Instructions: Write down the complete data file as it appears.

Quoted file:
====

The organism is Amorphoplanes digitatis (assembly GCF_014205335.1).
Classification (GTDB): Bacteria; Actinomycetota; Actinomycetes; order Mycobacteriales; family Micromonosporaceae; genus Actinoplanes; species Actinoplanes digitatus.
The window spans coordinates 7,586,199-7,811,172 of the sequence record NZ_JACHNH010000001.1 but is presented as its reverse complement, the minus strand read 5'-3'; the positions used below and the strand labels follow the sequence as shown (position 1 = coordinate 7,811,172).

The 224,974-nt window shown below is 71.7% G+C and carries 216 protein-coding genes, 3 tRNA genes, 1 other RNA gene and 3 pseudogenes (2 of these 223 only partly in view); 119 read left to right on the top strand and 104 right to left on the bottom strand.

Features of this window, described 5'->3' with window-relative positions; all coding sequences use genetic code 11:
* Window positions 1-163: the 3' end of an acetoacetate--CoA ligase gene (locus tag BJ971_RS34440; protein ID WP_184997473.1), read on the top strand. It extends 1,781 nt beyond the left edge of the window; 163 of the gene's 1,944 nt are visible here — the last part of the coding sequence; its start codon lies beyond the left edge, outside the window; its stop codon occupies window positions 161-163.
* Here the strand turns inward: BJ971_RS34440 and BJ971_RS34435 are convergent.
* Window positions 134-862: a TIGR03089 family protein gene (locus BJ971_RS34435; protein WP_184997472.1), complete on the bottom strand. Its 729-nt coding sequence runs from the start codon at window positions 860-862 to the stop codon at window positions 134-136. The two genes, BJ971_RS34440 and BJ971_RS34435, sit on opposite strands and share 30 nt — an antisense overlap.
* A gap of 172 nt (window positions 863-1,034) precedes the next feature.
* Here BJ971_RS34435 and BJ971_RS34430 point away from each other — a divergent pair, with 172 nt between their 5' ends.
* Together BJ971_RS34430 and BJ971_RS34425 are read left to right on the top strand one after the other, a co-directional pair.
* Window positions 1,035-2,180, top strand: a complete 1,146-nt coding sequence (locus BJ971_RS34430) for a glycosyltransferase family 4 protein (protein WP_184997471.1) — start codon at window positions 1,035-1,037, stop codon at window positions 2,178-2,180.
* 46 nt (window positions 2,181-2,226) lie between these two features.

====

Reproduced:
The organism is Amorphoplanes digitatis (assembly GCF_014205335.1).
Classification (GTDB): Bacteria; Actinomycetota; Actinomycetes; order Mycobacteriales; family Micromonosporaceae; genus Actinoplanes; species Actinoplanes digitatus.
The window spans coordinates 7,586,199-7,811,172 of the sequence record NZ_JACHNH010000001.1 but is presented as its reverse complement, the minus strand read 5'-3'; the positions used below and the strand labels follow the sequence as shown (position 1 = coordinate 7,811,172).

The 224,974-nt window shown below is 71.7% G+C and carries 216 protein-coding genes, 3 tRNA genes, 1 other RNA gene and 3 pseudogenes (2 of these 223 only partly in view); 119 read left to right on the top strand and 104 right to left on the bottom strand.

Features of this window, described 5'->3' with window-relative positions; all coding sequences use genetic code 11:
* Window positions 1-163: the 3' end of an acetoacetate--CoA ligase gene (locus tag BJ971_RS34440; protein ID WP_184997473.1), read on the top strand. It extends 1,781 nt beyond the left edge of the window; 163 of the gene's 1,944 nt are visible here — the last part of the coding sequence; its start codon lies beyond the left edge, outside the window; its stop codon occupies window positions 161-163.
* Here the strand turns inward: BJ971_RS34440 and BJ971_RS34435 are convergent.
* Window positions 134-862: a TIGR03089 family protein gene (locus BJ971_RS34435; protein WP_184997472.1), complete on the bottom strand. Its 729-nt coding sequence runs from the start codon at window positions 860-862 to the stop codon at window positions 134-136. The two genes, BJ971_RS34440 and BJ971_RS34435, sit on opposite strands and share 30 nt — an antisense overlap.
* A gap of 172 nt (window positions 863-1,034) precedes the next feature.
* Here BJ971_RS34435 and BJ971_RS34430 point away from each other — a divergent pair, with 172 nt between their 5' ends.
* Together BJ971_RS34430 and BJ971_RS34425 are read left to right on the top strand one after the other, a co-directional pair.
* Window positions 1,035-2,180, top strand: a complete 1,146-nt coding sequence (locus BJ971_RS34430) for a glycosyltransferase family 4 protein (protein WP_184997471.1) — start codon at window positions 1,035-1,037, stop codon at window positions 2,178-2,180.
* 46 nt (window positions 2,181-2,226) lie between these two features.